Oracle Database 11g Release 2 introduces a new feature called Recursive Subquery Factoring. My collegue Lucas sees it as a substitute for Connect By based hierarchical querying, Oracle RDBMS 11gR2 – new style hierarchical querying using Recursive Subquery Factoring. When I first was thinking about a pratical use for this feature I couldn’t come up with anything, but on second thought:: solving Sudokus!

Say you have a sudoku like:

To solve this sudoku you first have to transforms this to a single string by appending all rows together:

"53  7    6  195    98    6 8   6   34  8 3  17   2   6 6    28    419  5    8  79"

Past this string into a Recursive Subquery, run it and you get a new string with your solved sudoku:

```with x( s, ind ) as
( select sud, instr( sud, ' ' )
from ( select '53  7    6  195    98    6 8   6   34  8 3  17   2   6 6    28    419  5    8  79' sud from dual )
union all
select substr( s, 1, ind - 1 ) || z || substr( s, ind + 1 )
, instr( s, ' ', ind + 1 )
from x
, ( select to_char( rownum ) z
from dual
connect by rownum <= 9
) z
where ind > 0
and not exists ( select null
from ( select rownum lp
from dual
connect by rownum <= 9
)
where z = substr( s, trunc( ( ind - 1 ) / 9 ) * 9 + lp, 1 )
or    z = substr( s, mod( ind - 1, 9 ) - 8 + lp * 9, 1 )
or    z = substr( s, mod( trunc( ( ind - 1 ) / 3 ), 3 ) * 3
+ trunc( ( ind - 1 ) / 27 ) * 27 + lp
+ trunc( ( lp - 1 ) / 3 ) * 6
, 1 )
)
)
select s
from x
where ind = 0
/
```

This string can be transformed back to a nice display of the solution

So with Recursive Subquery Factoring you can solve your sudokus in 1 statement wich does fit on your screen, not something like in Solving a Sudoku with 1 SQL-statement: the Model-clause

Anton

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1. Great post. Now you can start in an tournament. Anton and his machine.

2. Yesssss!! Now my weekly office sudoku challenges will finally start going my way!!!! :]

3. set lines 9
delete comment #42

4. great post.

5. Anton Scheffer on

@c: Maybe it suffices to find one solutions, this query finds all solutions.Â  And that has nothing to do with breadth- or depth-first searching,Â  that’s because there’s no way to stop the recursion after finding a solution.

6. It looks to me that what the recursive subquery does is “breadth-first search”, i.e., for each blank square in the sudoku, it considers all possibilities before moving on to the next blank square. That computes all solutions to the sudoku, but I’m wondering if that is a good way of solving a sudoku in practice because it generally suffices to find one solution.

7. Anton Scheffer on

@W.G. Nice
@Bijesh K Recursive subfactoring is something Oracle introduced in 11GR2, so you can’t convert this kind of solutions to 10g.

8. Its brilliant effort, I tried to convert sudoco query in 10g but I am not getting the correct result..Anybody can help me?????

9. Inspired by your example, I did the Tower of Hanoi:

with h(x, n, a, b, c) as (
select 0, 3, ‘A’, ‘B’, ‘C’ from dual
union all
select x+m*power(2,n), n-1, decode(m, 1, b, a)
, decode(m, 1, a, c), decode(m, 1, c, b)
from h, (select -1 m from dual union all select 1 from dual)
where n > 1
)
select ‘move disk ‘ || n || ‘ from ‘ || a || ‘ to ‘ || c solution
from h order by x
;

10. Anton Scheffer on

My method solves all sudokus. It’s a brute force solver, so it doesn’t need any clever strategies.

11. how ever this dosen’t resolve all the sudoku types ..maybe just the easy ones.. for a more detailed explanation check this sudoku solver that also contains some strategies used by sudoku experts. http://www.scanraid.com/sudoku.htm . For example i dunno how your algorithm would resolve the Intersection Removal Strategy called also the Pointing Pairs Strategy.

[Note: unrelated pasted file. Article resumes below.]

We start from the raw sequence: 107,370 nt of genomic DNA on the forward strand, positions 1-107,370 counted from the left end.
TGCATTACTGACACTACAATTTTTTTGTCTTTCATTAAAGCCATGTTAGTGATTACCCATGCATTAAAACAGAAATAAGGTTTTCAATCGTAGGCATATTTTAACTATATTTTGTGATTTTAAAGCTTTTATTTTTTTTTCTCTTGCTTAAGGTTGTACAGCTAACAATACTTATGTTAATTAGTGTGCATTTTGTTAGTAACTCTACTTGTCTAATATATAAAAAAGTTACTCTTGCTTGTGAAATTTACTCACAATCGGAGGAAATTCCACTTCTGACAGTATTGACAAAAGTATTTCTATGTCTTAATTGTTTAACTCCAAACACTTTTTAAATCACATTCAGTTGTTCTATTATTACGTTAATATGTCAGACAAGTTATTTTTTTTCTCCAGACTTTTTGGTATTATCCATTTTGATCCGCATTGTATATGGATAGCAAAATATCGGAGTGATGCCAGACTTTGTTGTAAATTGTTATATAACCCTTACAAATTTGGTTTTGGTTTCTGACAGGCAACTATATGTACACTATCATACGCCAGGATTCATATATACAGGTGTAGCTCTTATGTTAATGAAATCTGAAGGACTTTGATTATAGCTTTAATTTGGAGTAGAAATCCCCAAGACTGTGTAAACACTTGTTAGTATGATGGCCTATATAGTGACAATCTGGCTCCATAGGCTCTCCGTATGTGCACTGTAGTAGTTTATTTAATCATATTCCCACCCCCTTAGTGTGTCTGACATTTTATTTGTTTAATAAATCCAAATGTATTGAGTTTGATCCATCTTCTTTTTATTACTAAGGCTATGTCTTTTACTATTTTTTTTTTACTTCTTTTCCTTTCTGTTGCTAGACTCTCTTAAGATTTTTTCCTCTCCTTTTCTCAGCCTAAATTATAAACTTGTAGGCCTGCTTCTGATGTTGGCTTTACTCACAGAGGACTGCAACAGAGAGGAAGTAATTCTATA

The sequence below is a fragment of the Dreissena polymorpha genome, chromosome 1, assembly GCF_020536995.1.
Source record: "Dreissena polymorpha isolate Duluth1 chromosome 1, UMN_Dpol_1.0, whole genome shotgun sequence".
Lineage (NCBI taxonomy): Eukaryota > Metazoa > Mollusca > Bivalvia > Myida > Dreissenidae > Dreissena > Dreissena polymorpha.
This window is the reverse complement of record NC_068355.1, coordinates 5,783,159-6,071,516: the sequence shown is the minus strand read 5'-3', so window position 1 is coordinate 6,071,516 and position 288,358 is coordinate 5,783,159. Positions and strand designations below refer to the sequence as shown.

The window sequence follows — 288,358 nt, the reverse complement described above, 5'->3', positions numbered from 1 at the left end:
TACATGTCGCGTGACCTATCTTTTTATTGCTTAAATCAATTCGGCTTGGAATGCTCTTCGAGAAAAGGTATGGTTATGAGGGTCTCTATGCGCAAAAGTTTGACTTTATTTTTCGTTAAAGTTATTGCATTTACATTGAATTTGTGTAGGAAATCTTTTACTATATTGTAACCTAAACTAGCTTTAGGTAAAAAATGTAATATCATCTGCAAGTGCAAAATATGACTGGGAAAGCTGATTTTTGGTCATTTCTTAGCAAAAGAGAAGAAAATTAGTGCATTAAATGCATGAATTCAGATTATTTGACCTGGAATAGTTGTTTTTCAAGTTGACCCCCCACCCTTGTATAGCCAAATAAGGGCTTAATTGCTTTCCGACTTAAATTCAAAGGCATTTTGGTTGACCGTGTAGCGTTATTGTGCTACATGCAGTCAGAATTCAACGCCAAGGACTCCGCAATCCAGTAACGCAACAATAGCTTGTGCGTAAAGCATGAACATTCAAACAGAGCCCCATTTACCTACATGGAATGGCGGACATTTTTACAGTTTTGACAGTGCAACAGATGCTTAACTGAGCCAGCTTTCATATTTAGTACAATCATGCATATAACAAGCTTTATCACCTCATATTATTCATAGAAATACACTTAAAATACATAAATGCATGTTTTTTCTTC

12. Really amazing !

13. Thanks for your Excellent solutions…now i can win sudoku game

14. Anton Scheffer on

I had no idea that Oracle was so late with its recursive queries. Those ports in PostgreSQL and T-SQL look very similar to my solution. I’m impressed, both by the possiblities from those languages as by the porting qualities of Frank and Mike.

15. Thank you Anton for the solution.

16. Anton Scheffer on

@Dan
I don’t know anything about MySQL, but I don’t think this query will run unchanged on any database except the latest Oracle 11gR2.

17. Can you do this with MySQL?

18. Anton Scheffer on

@chithanh and @club penguin toys
If the Sudoku has no solutions the result of the query is “no rows selected”. But it can take a lot of time before you get that result, I stopped it after 5 minutes using the suggestions of chithanh.
If the sudoku has more solutions, every solutions is shown.

19. yes! very impressive indeed…

20. that is a genius solution. what happens if the Sudoku has no solution?

21. “Anton,
We now shall call you a â€œSudoku Masterâ€.”

Agreed

22. Haha… Great.

23. its great , shared on wykop.pl

24. Hm. Seems that the comment system ate the spaces.
‘…………………1.2…..1…2………….2…1…..2.1…………………’ (replace dots with spaces)

25. I wonder what happens if you input a Sudoku that has no solution like
‘ 1 2 1 2 2 1 2 1 ‘

27. fake

28. Anton,
We now shall call you a “Sudoku Master”.

Ittichai

29. Anton Scheffer on

@Laurent: Iâ€™ve tried the also some other number generators:

select *
from table( sys.odcinumberlist( 1, 2, 3, 4, 5, 6, 7, 8, 9 ) )
/

select *
from ( with x( r ) as
( select 1 r from dual
union all
select r + 1
from x
where r < 9
)
select * from x
)
/

But, being nearly 50, I stuck with the old fashioned way

30. select rownum lp
from dual
connect by rownum <= 9

but why connect by? it is old fashion

31. kudoz, I love it

32. Wow!

33. Anton:

Really very impressive! Well done.

Lucas